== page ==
Photo credit: Christopher Weeks , 08/1990

Property Name: Nelson-Reardon-Kennard House
Date Listed: 4/15/1991
Inventory No.: HA-854, HA-855
Location: 3604, Philadelphia Road (MD 7), Abingdon, Harford County

Description: The Nelson-Reardon-Kennard House faces south towards Old Post Road (MD 7) in the unincorporated village of Abingdon in southern Harford County. The two-part frame house has a c. 1785 five-bay, two-story front section and a three-bay, one-room rear service wing. The wing was originally 1 1/2 stories tall, but was raised to two in the late 19th century. The principal entrance form the center bay fo the front section and is centered between two 6/9 windows. Five regularly spaced windows light the second story. All windows appear to have their original framing, shutter dogs, and glass. Exterior walls in both sections are covered with their original random-width beaded weatherboards except the added second story of the rear wing which is sheathed in its original German siding. A six-post porch spans the front of the house. It is signed JB, is thought to be the work of Harford County mastercraftsman Jacob Bull, and is among the oldest documented porches in the county. Inside, the main section has a center stairhall plan with one room to each side. All rooms have architrave trim, and simple chairrail and baseboards. Side rooms have original mantels, the dining room is flanked by an original cupboard with paneled doors, and stairs have scrolled step ends. All this trim is typical of the local restrained Federal style and is original and in place. Flooring is new but was placed over and without removing the original. The rear wing has one room per floor with a pantry/storeroom and a simple back stair. Just west of the house is a 10' x 10' brick springhouse/dairy. Laid in common bond, the structure has a hip roof and the date 1802 carved in the slate doorsill.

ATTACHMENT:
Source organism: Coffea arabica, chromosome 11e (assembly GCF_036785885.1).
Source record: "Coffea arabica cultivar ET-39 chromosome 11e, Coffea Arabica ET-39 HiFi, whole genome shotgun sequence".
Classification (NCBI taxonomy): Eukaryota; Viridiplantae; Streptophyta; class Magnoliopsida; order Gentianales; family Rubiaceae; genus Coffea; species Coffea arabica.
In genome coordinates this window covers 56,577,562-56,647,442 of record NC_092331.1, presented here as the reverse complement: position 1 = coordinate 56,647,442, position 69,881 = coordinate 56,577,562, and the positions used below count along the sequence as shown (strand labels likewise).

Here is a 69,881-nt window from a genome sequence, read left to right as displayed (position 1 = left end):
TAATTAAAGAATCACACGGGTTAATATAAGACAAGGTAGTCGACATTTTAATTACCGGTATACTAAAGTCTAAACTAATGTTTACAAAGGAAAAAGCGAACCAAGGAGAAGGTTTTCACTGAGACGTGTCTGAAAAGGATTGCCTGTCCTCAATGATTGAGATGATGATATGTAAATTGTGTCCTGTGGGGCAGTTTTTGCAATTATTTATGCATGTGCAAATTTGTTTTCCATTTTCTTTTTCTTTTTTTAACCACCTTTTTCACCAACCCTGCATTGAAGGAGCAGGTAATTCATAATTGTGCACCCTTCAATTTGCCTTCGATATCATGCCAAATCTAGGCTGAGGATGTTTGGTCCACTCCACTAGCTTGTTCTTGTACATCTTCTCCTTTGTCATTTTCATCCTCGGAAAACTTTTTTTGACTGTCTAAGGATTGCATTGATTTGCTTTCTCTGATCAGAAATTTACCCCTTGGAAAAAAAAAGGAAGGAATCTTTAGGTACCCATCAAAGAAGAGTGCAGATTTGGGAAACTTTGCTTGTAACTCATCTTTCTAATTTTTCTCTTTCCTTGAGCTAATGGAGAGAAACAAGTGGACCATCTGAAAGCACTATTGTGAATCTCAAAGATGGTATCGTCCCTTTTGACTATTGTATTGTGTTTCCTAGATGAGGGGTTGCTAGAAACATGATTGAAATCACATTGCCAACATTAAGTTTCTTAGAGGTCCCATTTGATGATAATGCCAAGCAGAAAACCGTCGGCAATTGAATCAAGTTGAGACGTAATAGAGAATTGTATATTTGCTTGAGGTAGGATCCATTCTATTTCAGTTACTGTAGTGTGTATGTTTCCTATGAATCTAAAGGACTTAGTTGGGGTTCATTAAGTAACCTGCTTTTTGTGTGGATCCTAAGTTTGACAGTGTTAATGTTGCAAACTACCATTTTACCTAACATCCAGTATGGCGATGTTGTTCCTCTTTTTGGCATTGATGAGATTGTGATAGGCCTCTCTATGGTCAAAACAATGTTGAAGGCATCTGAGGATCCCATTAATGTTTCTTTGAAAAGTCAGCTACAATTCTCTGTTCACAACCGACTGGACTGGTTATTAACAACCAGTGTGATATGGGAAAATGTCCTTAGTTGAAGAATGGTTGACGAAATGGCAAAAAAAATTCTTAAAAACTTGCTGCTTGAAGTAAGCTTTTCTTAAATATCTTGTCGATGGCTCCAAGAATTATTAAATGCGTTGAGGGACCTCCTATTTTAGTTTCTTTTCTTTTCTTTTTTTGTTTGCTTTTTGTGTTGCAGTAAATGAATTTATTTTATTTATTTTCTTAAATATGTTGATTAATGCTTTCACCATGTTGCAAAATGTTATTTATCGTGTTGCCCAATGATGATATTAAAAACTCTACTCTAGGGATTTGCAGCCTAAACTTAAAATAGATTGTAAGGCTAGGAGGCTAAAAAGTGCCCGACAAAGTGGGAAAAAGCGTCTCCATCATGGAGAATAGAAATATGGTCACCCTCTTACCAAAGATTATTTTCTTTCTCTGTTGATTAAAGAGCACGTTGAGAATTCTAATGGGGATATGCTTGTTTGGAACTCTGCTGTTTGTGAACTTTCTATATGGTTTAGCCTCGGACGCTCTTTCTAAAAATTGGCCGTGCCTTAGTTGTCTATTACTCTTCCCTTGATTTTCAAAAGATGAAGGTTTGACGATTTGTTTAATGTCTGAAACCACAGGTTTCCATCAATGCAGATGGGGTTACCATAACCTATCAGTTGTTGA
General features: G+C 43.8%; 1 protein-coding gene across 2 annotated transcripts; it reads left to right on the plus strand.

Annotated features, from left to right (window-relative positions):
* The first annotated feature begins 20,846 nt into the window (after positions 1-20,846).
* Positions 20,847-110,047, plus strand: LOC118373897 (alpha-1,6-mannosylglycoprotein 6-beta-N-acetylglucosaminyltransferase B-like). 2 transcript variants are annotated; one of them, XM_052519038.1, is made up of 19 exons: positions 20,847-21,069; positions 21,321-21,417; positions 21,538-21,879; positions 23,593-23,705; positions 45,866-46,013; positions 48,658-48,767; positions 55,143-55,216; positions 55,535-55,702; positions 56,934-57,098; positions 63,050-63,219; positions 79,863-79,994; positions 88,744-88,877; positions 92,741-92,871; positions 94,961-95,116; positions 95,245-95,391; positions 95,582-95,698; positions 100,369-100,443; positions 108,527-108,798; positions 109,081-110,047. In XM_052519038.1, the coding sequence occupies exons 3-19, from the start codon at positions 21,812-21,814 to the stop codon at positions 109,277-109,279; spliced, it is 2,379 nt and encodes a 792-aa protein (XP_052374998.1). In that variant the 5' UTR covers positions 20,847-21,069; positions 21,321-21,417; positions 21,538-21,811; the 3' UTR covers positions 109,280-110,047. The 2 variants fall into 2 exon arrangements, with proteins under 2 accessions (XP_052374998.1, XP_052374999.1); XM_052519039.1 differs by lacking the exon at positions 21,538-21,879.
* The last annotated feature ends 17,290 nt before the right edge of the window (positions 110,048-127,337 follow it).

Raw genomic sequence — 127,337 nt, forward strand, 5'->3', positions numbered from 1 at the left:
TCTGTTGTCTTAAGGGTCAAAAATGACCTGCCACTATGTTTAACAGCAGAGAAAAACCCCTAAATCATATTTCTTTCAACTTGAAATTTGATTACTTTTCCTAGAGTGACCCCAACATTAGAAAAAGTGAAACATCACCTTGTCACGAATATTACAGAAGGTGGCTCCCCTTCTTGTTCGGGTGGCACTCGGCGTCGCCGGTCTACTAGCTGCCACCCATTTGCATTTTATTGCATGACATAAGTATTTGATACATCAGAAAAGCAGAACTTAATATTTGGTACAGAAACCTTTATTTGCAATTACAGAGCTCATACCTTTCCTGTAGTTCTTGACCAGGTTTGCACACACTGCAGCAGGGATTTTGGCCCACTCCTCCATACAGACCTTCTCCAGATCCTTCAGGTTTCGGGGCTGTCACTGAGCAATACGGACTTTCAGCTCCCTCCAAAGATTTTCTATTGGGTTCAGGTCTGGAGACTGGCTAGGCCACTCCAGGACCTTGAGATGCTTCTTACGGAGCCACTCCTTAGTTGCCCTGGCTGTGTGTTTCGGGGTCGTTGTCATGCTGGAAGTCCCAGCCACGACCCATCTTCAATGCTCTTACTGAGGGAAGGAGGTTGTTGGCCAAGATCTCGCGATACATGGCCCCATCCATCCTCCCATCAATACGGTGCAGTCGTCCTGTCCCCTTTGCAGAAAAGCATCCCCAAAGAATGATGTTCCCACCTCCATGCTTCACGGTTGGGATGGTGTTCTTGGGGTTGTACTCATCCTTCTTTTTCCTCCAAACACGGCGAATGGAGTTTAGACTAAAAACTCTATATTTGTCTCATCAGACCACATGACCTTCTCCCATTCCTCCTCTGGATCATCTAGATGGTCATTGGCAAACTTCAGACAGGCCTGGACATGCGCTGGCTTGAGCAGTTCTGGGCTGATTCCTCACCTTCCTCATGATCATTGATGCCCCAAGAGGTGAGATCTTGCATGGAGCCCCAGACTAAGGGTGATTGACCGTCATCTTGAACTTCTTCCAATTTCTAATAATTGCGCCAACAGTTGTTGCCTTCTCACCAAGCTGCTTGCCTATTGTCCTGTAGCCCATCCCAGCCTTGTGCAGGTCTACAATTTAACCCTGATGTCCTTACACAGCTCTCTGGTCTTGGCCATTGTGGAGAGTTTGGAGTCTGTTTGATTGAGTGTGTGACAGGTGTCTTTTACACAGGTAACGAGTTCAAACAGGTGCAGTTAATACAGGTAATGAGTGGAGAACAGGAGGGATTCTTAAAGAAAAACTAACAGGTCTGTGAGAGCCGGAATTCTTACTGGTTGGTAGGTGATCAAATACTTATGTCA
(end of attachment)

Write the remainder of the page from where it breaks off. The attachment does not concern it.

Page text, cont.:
Significance: The Nelson-Reardon-Kennard House is architecturally significant as an intact example of a Federal period I house, and as the oldest documented frame dwelling in Harford County. This house form would have once housed a significant number of middle-class Marylanders throughout the state but, in part at least because it is seemingly exceptional, few examples remain in Harford County in such unaltered condition with floor plan, plaster walls, mantel and other woodwork still in place. Additional architectural significance comes from the front porch, built c. 1888, which is one of the few documented examples of the work of Harford County master builder Jacob Bull.




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